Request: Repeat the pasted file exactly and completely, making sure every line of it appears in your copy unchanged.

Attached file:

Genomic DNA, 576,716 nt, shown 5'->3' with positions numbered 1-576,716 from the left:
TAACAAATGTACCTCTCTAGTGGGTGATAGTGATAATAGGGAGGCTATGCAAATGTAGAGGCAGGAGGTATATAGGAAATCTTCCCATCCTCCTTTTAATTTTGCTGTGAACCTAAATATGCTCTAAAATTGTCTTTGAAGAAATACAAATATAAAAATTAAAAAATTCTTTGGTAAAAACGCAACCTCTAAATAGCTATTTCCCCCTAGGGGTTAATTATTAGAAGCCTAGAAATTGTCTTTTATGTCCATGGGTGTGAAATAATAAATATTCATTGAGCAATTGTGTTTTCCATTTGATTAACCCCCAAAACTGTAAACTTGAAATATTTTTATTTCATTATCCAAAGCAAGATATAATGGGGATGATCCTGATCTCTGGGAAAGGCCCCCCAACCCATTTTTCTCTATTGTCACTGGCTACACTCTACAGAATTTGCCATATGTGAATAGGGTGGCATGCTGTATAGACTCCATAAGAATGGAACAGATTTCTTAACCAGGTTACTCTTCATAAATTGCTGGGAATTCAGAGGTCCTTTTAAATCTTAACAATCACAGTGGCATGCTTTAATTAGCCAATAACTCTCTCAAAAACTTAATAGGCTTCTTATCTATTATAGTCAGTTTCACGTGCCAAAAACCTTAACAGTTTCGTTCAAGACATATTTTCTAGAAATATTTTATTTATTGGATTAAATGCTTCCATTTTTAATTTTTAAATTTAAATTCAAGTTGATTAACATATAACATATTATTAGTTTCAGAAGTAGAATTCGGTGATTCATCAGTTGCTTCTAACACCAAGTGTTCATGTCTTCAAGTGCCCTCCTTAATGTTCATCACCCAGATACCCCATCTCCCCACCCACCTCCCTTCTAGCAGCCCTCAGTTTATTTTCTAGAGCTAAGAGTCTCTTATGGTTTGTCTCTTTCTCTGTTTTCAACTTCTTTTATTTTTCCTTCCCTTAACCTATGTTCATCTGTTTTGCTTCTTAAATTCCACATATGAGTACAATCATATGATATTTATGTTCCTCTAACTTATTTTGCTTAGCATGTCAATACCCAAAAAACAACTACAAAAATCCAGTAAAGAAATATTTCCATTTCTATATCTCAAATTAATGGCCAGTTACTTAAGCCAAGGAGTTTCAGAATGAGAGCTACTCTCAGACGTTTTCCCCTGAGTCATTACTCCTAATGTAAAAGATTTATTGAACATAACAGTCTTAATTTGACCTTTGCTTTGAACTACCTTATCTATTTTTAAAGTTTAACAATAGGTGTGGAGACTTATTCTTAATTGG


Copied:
Genomic DNA, 576,716 nt, shown 5'->3' with positions numbered 1-576,716 from the left:
TAACAAATGTACCTCTCTAGTGGGTGATAGTGATAATAGGGAGGCTATGCAAATGTAGAGGCAGGAGGTATATAGGAAATCTTCCCATCCTCCTTTTAATTTTGCTGTGAACCTAAATATGCTCTAAAATTGTCTTTGAAGAAATACAAATATAAAAATTAAAAAATTCTTTGGTAAAAACGCAACCTCTAAATAGCTATTTCCCCCTAGGGGTTAATTATTAGAAGCCTAGAAATTGTCTTTTATGTCCATGGGTGTGAAATAATAAATATTCATTGAGCAATTGTGTTTTCCATTTGATTAACCCCCAAAACTGTAAACTTGAAATATTTTTATTTCATTATCCAAAGCAAGATATAATGGGGATGATCCTGATCTCTGGGAAAGGCCCCCCAACCCATTTTTCTCTATTGTCACTGGCTACACTCTACAGAATTTGCCATATGTGAATAGGGTGGCATGCTGTATAGACTCCATAAGAATGGAACAGATTTCTTAACCAGGTTACTCTTCATAAATTGCTGGGAATTCAGAGGTCCTTTTAAATCTTAACAATCACAGTGGCATGCTTTAATTAGCCAATAACTCTCTCAAAAACTTAATAGGCTTCTTATCTATTATAGTCAGTTTCACGTGCCAAAAACCTTAACAGTTTCGTTCAAGACATATTTTCTAGAAATATTTTATTTATTGGATTAAATGCTTCCATTTTTAATTTTTAAATTTAAATTCAAGTTGATTAACATATAACATATTATTAGTTTCAGAAGTAGAATTCGGTGATTCATCAGTTGCTTCTAACACCAAGTGTTCATGTCTTCAAGTGCCCTCCTTAATGTTCATCACCCAGATACCCCATCTCCCCACCCACCTCCCTTCTAGCAGCCCTCAGTTTATTTTCTAGAGCTAAGAGTCTCTTATGGTTTGTCTCTTTCTCTGTTTTCAACTTCTTTTATTTTTCCTTCCCTTAACCTATGTTCATCTGTTTTGCTTCTTAAATTCCACATATGAGTACAATCATATGATATTTATGTTCCTCTAACTTATTTTGCTTAGCATGTCAATACCCAAAAAACAACTACAAAAATCCAGTAAAGAAATATTTCCATTTCTATATCTCAAATTAATGGCCAGTTACTTAAGCCAAGGAGTTTCAGAATGAGAGCTACTCTCAGACGTTTTCCCCTGAGTCATTACTCCTAATGTAAAAGATTTATTGAACATAACAGTCTTAATTTGACCTTTGCTTTGAACTACCTTATCTATTTTTAAAGTTTAACAATAGGTGTGGAGACTTATTCTTAATTGG